Drill geometry and operating effects when cutting small diameter holes in CFRP

Islam Shyha, David Aspinwall, Sein Leung Soo, Sam Bradley

Research output: Contribution to journalArticlepeer-review

197 Citations (Scopus)


The paper details experimental results when drilling small holes (1.5 mm diameter cemented carbide drills with varying end point and helix geometry) in thin quasi-isotropic, unbacked carbon fibre reinforced plastic (CFRP) laminate (typical cutting time ∼0.4 s/hole). The study utilised an L12 Taguchi fractional factorial orthogonal array with analysis of variance (ANOVA) employed to evaluate the effect of drill geometry and drilling conditions on tool life and hole quality. Main effects plots and percentage contribution ratios (PCR) are detailed in respect of response variables and process control factors. More conventionally, tool wear and cutting force data are plotted/tabulated, together with micrographs of hole entry/exit condition and internal hole damage. Drill geometry and feed rate in general had the most effect on measured outputs. Thrust force was typically below 100 N at test cessation; however, drill wear progression effectively doubled the magnitude of force from test outset. Entry and exit delamination factors (Fd) of ∼1.3 were achieved while the maximum number of drilled holes for a tool life criterion VBBmax of ≤100 μm was 2900 holes using a stepped, uncoated drill with a feed rate of 0.2 mm/rev.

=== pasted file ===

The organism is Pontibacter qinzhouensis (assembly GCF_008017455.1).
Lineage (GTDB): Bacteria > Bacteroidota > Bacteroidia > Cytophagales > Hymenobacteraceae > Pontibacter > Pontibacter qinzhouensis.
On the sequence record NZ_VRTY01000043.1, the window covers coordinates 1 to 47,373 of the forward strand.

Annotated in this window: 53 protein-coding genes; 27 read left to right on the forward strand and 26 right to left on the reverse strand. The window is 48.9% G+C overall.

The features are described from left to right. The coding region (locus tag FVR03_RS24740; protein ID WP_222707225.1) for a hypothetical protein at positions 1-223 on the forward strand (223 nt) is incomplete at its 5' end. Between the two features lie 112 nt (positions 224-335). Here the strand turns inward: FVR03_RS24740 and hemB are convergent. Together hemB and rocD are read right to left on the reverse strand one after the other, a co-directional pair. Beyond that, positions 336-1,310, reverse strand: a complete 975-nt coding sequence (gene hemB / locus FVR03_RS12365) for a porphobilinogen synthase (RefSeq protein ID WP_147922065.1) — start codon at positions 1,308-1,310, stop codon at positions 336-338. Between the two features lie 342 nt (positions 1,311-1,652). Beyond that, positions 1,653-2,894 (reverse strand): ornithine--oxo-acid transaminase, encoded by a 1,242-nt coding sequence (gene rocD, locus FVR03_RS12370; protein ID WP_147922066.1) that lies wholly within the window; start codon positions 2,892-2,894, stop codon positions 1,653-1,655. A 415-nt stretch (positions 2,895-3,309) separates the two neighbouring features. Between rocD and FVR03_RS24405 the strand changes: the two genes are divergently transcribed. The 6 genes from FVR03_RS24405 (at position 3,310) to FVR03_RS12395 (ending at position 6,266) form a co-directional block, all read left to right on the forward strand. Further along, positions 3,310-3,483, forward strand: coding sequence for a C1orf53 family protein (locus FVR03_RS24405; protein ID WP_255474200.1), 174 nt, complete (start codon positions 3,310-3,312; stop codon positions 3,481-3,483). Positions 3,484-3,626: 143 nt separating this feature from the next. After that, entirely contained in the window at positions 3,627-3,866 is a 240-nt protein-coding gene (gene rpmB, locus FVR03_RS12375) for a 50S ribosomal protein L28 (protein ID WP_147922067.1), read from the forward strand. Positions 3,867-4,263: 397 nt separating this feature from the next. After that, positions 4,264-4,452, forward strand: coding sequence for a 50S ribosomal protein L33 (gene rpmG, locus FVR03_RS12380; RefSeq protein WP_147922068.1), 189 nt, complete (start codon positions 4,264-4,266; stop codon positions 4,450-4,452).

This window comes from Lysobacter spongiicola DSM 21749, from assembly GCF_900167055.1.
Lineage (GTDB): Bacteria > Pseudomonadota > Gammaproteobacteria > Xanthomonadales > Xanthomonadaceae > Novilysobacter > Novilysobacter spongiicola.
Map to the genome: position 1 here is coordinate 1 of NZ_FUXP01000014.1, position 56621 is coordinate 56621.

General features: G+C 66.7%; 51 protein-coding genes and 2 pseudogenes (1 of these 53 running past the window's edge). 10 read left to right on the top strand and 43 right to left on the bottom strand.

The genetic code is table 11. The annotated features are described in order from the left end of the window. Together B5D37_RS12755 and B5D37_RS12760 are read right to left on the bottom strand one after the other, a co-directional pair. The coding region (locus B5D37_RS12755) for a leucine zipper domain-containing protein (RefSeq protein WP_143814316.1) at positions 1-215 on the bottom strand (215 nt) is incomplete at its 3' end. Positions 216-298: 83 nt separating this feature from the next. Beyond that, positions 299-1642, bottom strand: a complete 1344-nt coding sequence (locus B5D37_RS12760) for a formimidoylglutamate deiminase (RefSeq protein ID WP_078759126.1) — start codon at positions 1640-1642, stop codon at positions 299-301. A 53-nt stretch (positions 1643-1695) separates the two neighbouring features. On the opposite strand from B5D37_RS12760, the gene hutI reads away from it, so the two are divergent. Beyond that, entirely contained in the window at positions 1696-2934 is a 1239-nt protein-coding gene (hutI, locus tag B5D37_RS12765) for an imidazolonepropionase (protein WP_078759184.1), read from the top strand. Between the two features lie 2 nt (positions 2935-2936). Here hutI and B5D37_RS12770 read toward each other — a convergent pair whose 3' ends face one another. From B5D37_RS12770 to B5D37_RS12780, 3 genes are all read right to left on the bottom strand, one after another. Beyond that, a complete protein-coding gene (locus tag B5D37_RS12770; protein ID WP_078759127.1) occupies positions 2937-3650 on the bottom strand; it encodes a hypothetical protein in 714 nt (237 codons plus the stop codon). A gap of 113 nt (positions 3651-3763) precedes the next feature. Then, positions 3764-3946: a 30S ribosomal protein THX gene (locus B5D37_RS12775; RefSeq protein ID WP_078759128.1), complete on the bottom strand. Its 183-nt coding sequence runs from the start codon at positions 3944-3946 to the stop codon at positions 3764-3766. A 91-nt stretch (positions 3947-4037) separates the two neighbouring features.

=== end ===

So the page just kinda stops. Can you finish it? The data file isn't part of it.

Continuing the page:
Original languageEnglish
Pages (from-to)12-13
JournalInternational Journal of Machine Tools and Manufacture
Issue number12-13
Publication statusPublished - Oct 2009


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